Across the South, candidates are battling for the young black vote with the hope of carrying this important Democratic constituency. Growing support for Bernie Sanders has left many older voters, who favor Hillary Clinton, questioning the political judgement of the younger generation. (Dalton Bennett/The Washington Post)

Hillary Clinton expressed regret Thursday for 20-year-old comments about young, black “super-predators” as she and Democratic rival Sen. Bernie Sanders appealed to black voters likely to decide the upcoming South Carolina primary.

Clinton campaigned before largely African American audiences across South Carolina, while Sanders went to Flint, Mich., the majority-African American city suffering from a contaminated-water crisis that has prompted accusations of racism and government neglect.

Black voters, and her family’s long association with them, are the linchpin of Clinton’s strategy for winning the first Southern primary Saturday. The winner will have a strong claim to momentum going into the next round of voting in Southern and Midwestern states with sizable African American populations — starting three days later, on Super Tuesday.

“My life’s work has been about lifting up children and young people who’ve been let down by the system or by society, kids who never got the chance they deserved,” Clinton told Washington Post columnist Jonathan Capehart.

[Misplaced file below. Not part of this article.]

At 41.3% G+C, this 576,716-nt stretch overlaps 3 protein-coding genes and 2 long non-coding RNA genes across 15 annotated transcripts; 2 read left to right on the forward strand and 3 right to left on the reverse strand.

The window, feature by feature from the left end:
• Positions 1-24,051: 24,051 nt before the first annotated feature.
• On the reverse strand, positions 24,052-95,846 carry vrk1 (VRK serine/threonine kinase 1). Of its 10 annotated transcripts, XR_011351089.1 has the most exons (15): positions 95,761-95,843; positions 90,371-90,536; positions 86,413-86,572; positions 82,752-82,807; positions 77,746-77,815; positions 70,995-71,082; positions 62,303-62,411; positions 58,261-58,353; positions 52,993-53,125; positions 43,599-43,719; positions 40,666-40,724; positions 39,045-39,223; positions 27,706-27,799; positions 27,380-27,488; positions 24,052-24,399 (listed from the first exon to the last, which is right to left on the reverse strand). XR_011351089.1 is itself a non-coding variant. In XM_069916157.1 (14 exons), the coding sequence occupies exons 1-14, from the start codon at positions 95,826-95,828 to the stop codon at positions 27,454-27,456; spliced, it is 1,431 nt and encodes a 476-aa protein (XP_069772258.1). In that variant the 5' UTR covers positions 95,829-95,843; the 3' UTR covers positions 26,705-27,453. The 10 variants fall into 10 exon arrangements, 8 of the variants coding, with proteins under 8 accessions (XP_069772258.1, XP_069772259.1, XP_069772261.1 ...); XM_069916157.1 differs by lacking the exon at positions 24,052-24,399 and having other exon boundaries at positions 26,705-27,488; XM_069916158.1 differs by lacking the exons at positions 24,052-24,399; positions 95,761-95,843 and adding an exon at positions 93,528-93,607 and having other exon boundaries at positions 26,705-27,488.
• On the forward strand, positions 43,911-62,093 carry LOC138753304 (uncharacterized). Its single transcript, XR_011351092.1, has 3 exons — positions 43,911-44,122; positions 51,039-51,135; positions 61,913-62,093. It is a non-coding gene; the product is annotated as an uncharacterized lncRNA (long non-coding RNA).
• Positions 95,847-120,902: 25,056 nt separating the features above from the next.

Sanders spent the day outside South Carolina, focused on three states with contests on the calendar in March: Ohio, Michigan and Illinois.

Tracking the race to the Democratic nomination

The senator from Vermont drew a raucous crowd of 3,600 to a packed university gymnasium in a suburb of Cleveland. Recent polls in Ohio, which holds its primary March 15, have suggested a tight race. Sanders also stopped at a church in Flint, where he convened a forum on the water crisis.

At the end, Sanders tried to broaden the implications of a city with crumbling infrastructure, where a government decision led to poisonous levels of lead in the water.

“As a nation, we have got to get our priorities right,” he told an audience that was majority-white. “This is the richest country in the history of the world.”

Clinton was confronted with her own 1996 comments about gang crime during a videotaped encounter with a young African American activist Wednesday evening, and the tense exchange hung over the Democratic contest Thursday, although Clinton did not address it during her public events.

Ashley Williams, a 23-year-old activist from Charlotte, interrupted Clinton during a private fundraiser in Charleston, S.C. Williams stood and demanded an apology from Clinton for the high incarceration rate for black Americans, and told the candidate: “I am not a super-predator, Hillary Clinton.”

At issue was a quotation from Clinton in 1996, at the height of anxiety during her husband’s administration about high rates of crime and violence. During his presidency, Bill Clinton shepherded a sweeping crime bill through Congress that was heralded at the time but has since been widely criticized for increasing incarceration rates and sentence durations, notably among black inmates.

“They are often the kinds of kids that are called ‘super-
predators,’ ” Hillary Clinton said then. “No conscience, no empathy. We can talk about why they ended up that way, but first we have to bring them to heel.”